The Stella Artois Mural Ad at monOrchid Was Removed — Here's Why
The Art of the Chalice mural was tagged at the monOrchid building in downtown Phoenix.
The Stella Artois mural advertisement installed at monOrchid in April is gone. In its place, passersby now see the Brian Boner mural it once covered. The change happened on Saturday, June 3, says monOrchid owner Wayne Rainey.
The Stella Artois piece featured artwork by San Francisco artist Travis Bedel (formerly of Phoenix), who set the company’s chalice amid desert plants and creatures.
Boner’s mural, created with Rainey and Phoenix artist Jon Linton, is about homelessness, and features imagery that includes a large flock of birds.
Stella Artois installed the temporary mural-style banner over Boner’s artwork in late April as part of a nationwide campaign called The Art of the Chalice.
Basically, it functioned as a hybrid artwork and advertisement for the beer brand, although Rainey clearly considers it solely a work of art. "It's not an ad," he says of the piece.
The company paid monOrchid an undisclosed sum to use the building’s exterior west-facing wall, where it planned to keep the piece in place for three months.
Instead, it lasted just less than six weeks.
That’s because it was tagged with black spray paint.
Krissy Emanuele, catering and events manager for monOrchid and Conceptually Social catering company, discovered the tagging when she arrived for work on Thursday, June 1.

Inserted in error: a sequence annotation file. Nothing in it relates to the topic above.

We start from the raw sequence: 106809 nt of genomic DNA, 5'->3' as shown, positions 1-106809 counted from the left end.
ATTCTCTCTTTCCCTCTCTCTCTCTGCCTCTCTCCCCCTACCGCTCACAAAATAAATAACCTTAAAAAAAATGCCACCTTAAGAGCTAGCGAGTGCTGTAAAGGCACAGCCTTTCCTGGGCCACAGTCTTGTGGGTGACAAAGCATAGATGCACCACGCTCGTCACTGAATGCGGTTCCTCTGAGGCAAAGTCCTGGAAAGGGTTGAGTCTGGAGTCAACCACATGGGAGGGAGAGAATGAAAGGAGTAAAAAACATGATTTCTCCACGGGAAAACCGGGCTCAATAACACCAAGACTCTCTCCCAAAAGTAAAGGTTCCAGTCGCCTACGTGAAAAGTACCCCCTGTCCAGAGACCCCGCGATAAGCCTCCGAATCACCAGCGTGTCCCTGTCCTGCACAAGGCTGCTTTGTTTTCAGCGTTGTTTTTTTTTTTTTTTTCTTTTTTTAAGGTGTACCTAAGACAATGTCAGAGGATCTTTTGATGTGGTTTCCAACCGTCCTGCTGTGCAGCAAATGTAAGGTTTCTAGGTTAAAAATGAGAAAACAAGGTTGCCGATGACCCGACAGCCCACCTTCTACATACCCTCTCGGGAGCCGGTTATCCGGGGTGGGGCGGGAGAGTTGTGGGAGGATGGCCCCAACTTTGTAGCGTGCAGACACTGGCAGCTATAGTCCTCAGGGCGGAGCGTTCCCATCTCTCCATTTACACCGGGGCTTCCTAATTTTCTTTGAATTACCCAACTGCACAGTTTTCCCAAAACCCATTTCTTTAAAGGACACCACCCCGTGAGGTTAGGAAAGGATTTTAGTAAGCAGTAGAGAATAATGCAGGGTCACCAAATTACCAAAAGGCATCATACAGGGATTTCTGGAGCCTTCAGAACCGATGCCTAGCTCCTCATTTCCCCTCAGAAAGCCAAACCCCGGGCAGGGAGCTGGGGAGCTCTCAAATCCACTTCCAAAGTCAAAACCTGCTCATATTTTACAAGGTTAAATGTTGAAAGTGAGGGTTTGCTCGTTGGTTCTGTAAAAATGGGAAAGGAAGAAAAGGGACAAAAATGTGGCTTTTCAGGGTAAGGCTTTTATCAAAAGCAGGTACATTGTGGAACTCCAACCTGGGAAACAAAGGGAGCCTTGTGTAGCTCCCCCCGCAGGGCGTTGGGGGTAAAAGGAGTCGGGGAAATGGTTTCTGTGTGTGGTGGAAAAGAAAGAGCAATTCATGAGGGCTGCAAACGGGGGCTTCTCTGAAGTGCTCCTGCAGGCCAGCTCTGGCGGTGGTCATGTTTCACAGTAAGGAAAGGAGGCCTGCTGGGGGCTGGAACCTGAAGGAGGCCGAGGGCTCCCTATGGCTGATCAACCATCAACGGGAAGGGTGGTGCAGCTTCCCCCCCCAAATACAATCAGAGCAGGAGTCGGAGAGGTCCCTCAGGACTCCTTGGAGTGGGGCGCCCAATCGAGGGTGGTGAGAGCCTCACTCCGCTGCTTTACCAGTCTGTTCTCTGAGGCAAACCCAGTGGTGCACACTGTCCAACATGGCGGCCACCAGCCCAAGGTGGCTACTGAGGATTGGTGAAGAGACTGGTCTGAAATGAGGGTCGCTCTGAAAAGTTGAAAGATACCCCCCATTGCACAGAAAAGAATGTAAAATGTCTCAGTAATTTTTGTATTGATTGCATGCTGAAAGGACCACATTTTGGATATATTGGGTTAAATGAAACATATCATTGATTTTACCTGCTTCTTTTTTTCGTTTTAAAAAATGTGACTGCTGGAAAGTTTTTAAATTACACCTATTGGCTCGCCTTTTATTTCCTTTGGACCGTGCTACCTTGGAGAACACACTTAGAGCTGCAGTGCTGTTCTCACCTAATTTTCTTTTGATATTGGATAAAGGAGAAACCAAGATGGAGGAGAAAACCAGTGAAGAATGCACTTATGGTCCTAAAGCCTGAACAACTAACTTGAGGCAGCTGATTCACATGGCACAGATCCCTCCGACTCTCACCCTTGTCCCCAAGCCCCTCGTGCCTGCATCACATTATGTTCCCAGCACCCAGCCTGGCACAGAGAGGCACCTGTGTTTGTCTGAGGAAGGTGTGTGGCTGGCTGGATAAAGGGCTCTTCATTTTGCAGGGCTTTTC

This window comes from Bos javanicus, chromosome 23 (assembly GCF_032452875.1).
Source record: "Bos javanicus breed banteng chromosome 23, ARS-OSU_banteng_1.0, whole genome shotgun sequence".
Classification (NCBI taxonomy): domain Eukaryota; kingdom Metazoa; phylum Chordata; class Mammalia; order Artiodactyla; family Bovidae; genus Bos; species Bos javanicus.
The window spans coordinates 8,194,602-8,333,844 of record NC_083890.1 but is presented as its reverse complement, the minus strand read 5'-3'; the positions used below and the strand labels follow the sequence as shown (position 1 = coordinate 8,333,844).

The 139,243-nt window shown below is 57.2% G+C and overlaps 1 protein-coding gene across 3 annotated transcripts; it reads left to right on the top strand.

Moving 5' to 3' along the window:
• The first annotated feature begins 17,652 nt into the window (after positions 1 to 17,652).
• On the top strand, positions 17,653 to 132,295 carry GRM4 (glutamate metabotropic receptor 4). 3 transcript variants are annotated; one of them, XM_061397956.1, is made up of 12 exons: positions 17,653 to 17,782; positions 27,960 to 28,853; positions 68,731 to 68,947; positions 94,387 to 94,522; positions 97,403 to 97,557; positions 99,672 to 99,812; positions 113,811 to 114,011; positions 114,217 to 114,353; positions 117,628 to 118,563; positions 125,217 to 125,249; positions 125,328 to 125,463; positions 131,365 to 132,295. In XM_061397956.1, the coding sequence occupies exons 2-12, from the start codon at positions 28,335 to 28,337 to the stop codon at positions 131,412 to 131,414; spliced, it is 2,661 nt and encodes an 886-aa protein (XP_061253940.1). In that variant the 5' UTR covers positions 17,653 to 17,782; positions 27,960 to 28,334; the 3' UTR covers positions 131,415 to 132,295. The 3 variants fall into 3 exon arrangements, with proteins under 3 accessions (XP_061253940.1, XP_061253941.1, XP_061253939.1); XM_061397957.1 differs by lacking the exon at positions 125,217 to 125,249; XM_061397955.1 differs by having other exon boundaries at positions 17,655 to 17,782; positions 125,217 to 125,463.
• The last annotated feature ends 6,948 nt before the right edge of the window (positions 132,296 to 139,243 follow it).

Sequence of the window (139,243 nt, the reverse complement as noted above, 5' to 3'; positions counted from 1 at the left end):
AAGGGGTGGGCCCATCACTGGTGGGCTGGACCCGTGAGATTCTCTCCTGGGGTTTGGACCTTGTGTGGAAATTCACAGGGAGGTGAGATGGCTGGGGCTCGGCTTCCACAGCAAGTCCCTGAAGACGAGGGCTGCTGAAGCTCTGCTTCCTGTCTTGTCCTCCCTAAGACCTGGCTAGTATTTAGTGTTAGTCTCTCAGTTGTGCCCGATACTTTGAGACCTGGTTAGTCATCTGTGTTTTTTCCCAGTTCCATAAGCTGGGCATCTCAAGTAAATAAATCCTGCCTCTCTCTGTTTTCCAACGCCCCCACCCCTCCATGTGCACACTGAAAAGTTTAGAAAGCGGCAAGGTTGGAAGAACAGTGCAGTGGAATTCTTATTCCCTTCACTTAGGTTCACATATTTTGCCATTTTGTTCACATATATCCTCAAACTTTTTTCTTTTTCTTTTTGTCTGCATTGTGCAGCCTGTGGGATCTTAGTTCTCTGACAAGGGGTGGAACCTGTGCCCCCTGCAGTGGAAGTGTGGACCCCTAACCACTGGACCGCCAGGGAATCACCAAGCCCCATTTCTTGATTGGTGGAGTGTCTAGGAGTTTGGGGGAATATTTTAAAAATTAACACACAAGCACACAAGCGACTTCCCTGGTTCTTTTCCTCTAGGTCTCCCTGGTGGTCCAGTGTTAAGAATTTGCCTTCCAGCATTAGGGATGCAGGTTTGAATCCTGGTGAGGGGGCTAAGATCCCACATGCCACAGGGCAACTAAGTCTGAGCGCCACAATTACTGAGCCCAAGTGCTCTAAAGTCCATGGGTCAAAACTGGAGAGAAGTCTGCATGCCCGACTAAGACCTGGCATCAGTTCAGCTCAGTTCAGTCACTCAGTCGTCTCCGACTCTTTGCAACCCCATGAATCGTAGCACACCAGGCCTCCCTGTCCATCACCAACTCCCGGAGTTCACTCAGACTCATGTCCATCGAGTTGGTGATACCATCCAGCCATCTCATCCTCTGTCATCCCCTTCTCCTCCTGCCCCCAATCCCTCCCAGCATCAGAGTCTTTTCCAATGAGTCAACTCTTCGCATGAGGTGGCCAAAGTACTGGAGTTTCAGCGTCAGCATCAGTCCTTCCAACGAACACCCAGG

The tagging included several phrases, including "This is an ad" and "This is not art."
The following day, New Times received a statement from Harry Lewis, vice president of marketing at Stella Artois, by email. It expressed his disappointment that "someone chose to disrespect the artwork in this way" and affirmed that Stella Artois was working with monOrchid "to rectify the situation."
Looking east toward monOrchid on Tuesday, June 6.
At that point, Rainey was still hoping the piece could be salvaged.
“We went out Friday before the art walk and covered up the hate and ugly stuff,” Rainey says of the small group that helped him paint over the tagging. “We did the best we could to make it look presentable.”
But ultimately, Rainey wasn’t happy with the results.
“It was cool to try, but when we all stepped back to take a look at it, we realized it didn’t do justice to the artist,” Rainey says. “Then I started to think, what if this was my work?”
Stella Artois echoed Rainey’s sentiments. “We couldn’t really fix the damage, so we weren’t doing any service to the artist,” says a representative for the beer brand who prefers to go unnamed.
So, Rainey and Stella Artois agreed the mural should come down.
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